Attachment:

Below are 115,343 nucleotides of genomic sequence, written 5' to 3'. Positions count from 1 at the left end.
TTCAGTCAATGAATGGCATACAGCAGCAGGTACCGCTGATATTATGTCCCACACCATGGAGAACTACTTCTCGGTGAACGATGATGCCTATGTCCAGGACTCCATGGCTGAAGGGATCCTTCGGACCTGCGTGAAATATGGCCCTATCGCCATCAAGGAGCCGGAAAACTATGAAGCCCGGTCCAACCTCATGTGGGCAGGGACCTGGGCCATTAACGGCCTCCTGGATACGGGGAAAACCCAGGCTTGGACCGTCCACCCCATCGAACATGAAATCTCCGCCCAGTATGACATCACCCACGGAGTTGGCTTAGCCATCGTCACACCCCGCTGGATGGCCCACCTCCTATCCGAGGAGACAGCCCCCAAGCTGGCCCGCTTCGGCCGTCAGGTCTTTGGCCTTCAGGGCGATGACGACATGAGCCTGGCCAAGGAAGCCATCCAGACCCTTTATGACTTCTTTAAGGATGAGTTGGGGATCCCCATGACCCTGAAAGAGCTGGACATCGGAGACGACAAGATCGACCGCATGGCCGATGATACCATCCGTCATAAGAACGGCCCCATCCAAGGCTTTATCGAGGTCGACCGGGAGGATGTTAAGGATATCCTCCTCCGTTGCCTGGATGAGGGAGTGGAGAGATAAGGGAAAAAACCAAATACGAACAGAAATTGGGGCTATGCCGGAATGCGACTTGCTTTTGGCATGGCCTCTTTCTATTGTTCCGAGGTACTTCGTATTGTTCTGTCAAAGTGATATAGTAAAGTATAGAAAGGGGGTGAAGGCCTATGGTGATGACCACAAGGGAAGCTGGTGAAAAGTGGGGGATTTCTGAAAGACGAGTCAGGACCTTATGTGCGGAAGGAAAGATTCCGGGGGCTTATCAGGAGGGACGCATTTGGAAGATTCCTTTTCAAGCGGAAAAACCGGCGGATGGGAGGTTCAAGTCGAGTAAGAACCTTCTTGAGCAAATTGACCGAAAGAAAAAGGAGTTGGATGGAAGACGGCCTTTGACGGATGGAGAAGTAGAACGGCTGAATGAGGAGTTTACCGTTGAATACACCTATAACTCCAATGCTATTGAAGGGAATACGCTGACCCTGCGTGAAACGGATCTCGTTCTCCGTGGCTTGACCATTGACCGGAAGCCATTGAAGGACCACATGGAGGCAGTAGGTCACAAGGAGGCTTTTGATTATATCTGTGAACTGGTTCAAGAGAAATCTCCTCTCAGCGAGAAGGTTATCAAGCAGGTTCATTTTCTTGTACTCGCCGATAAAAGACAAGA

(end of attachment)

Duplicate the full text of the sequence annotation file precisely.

Below are 115,343 nucleotides of genomic sequence, written 5' to 3'. Positions count from 1 at the left end.
TTCAGTCAATGAATGGCATACAGCAGCAGGTACCGCTGATATTATGTCCCACACCATGGAGAACTACTTCTCGGTGAACGATGATGCCTATGTCCAGGACTCCATGGCTGAAGGGATCCTTCGGACCTGCGTGAAATATGGCCCTATCGCCATCAAGGAGCCGGAAAACTATGAAGCCCGGTCCAACCTCATGTGGGCAGGGACCTGGGCCATTAACGGCCTCCTGGATACGGGGAAAACCCAGGCTTGGACCGTCCACCCCATCGAACATGAAATCTCCGCCCAGTATGACATCACCCACGGAGTTGGCTTAGCCATCGTCACACCCCGCTGGATGGCCCACCTCCTATCCGAGGAGACAGCCCCCAAGCTGGCCCGCTTCGGCCGTCAGGTCTTTGGCCTTCAGGGCGATGACGACATGAGCCTGGCCAAGGAAGCCATCCAGACCCTTTATGACTTCTTTAAGGATGAGTTGGGGATCCCCATGACCCTGAAAGAGCTGGACATCGGAGACGACAAGATCGACCGCATGGCCGATGATACCATCCGTCATAAGAACGGCCCCATCCAAGGCTTTATCGAGGTCGACCGGGAGGATGTTAAGGATATCCTCCTCCGTTGCCTGGATGAGGGAGTGGAGAGATAAGGGAAAAAACCAAATACGAACAGAAATTGGGGCTATGCCGGAATGCGACTTGCTTTTGGCATGGCCTCTTTCTATTGTTCCGAGGTACTTCGTATTGTTCTGTCAAAGTGATATAGTAAAGTATAGAAAGGGGGTGAAGGCCTATGGTGATGACCACAAGGGAAGCTGGTGAAAAGTGGGGGATTTCTGAAAGACGAGTCAGGACCTTATGTGCGGAAGGAAAGATTCCGGGGGCTTATCAGGAGGGACGCATTTGGAAGATTCCTTTTCAAGCGGAAAAACCGGCGGATGGGAGGTTCAAGTCGAGTAAGAACCTTCTTGAGCAAATTGACCGAAAGAAAAAGGAGTTGGATGGAAGACGGCCTTTGACGGATGGAGAAGTAGAACGGCTGAATGAGGAGTTTACCGTTGAATACACCTATAACTCCAATGCTATTGAAGGGAATACGCTGACCCTGCGTGAAACGGATCTCGTTCTCCGTGGCTTGACCATTGACCGGAAGCCATTGAAGGACCACATGGAGGCAGTAGGTCACAAGGAGGCTTTTGATTATATCTGTGAACTGGTTCAAGAGAAATCTCCTCTCAGCGAGAAGGTTATCAAGCAGGTTCATTTTCTTGTACTCGCCGATAAAAGACAAGA